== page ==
Eastern Europe’s Illiberal Revolution

The Long Road to Democratic Decline

Rally 'round the flag: at a far-right march in Warsaw, November 2017. Agencja Gazeta / Reuters

In 1991, when the West was busy celebrating its victory in the Cold War and the apparent spread of liberal democracy to all corners of the world, the political scientist Samuel Huntington issued a warning against excessive optimism. In an article for the Journal of Democracy titled “Democracy’s Third Wave,” Huntington pointed out that the two previous waves of democratization, from the 1820s to the 1920s and from 1945 to the 1960s, had been followed by “reverse waves,” in which “democratic systems were replaced . . . by historically new forms of authoritarian rule.” A third reverse wave was possible, he suggested, if new authoritarian great powers could demonstrate the continued viability of nondemocratic rule or “if people around the world come to see the United States,” long a beacon of democracy, “as a fading power beset by political stagnation, economic inefficiency, and social chaos.”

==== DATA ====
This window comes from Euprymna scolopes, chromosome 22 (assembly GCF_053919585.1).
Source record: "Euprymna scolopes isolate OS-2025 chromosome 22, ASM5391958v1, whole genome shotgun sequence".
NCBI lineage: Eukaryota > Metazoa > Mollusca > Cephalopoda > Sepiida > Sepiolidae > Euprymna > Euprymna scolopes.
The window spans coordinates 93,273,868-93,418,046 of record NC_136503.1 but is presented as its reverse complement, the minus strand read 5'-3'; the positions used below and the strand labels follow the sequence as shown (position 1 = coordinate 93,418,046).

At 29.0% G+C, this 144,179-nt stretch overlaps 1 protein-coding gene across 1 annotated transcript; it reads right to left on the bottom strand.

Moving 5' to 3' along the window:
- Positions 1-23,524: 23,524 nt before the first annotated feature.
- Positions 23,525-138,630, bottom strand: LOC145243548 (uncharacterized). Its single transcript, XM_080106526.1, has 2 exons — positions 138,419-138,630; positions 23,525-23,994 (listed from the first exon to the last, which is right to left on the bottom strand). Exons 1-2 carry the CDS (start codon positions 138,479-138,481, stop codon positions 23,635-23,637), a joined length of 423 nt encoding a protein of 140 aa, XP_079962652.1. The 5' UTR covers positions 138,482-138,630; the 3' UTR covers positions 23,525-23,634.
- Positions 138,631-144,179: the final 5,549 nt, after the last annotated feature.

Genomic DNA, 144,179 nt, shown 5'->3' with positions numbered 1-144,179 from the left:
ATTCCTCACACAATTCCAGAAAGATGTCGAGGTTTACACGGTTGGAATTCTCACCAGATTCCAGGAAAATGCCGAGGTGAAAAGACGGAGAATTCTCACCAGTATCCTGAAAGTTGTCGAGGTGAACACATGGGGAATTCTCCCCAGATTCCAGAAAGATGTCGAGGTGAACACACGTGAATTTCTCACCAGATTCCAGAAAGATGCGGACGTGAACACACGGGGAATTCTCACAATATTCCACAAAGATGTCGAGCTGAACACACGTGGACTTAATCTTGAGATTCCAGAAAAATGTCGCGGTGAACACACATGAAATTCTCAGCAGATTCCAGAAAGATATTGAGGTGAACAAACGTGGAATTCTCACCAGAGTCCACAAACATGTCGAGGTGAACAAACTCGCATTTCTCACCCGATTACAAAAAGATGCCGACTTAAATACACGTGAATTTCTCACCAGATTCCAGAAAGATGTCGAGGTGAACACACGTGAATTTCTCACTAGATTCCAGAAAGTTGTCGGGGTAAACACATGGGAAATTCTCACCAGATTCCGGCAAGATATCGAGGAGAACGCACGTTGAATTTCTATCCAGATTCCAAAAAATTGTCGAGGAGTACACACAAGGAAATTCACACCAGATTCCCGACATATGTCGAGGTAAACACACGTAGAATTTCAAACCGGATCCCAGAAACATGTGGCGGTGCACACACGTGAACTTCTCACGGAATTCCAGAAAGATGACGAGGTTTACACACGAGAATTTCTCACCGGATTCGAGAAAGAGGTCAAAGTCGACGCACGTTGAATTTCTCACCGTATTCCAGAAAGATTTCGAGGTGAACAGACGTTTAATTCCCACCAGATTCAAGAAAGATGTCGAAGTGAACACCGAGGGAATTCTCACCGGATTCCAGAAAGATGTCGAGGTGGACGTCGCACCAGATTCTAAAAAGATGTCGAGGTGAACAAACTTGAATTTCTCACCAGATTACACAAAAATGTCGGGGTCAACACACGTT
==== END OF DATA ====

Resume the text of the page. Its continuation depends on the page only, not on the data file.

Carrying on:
Huntington died in 2008, but had he lived, even he would probably have been surprised to see that liberal democracy is now under threat not only in countries that went through democratic transitions in recent decades, such as Brazil and Turkey, but also in the West’s most established democracies. Authoritarianism, meanwhile, has reemerged in Russia and been strengthened in China, and foreign adventurism and domestic political polarization have dramatically damaged the United States’ global influence and prestige. 

Perhaps the most alarming development has been the change of heart in eastern Europe. Two of the region’s poster children for postcommunist democratization, Hungary and Poland, have seen conservative populists win sweeping electoral victories while demonizing the political opposition, scapegoating minorities, and undermining liberal checks and balances. Other countries in the region, including the Czech Republic and Romania, seem poised to follow. In a speech in 2014, one of the new populists, Hungarian Prime Minister Viktor Orban, outlined his position on liberalism: “A democracy is not necessarily liberal. Just because something is not liberal, it still can be a democracy.” To maintain global competitiveness, he went on to say, “we have to abandon

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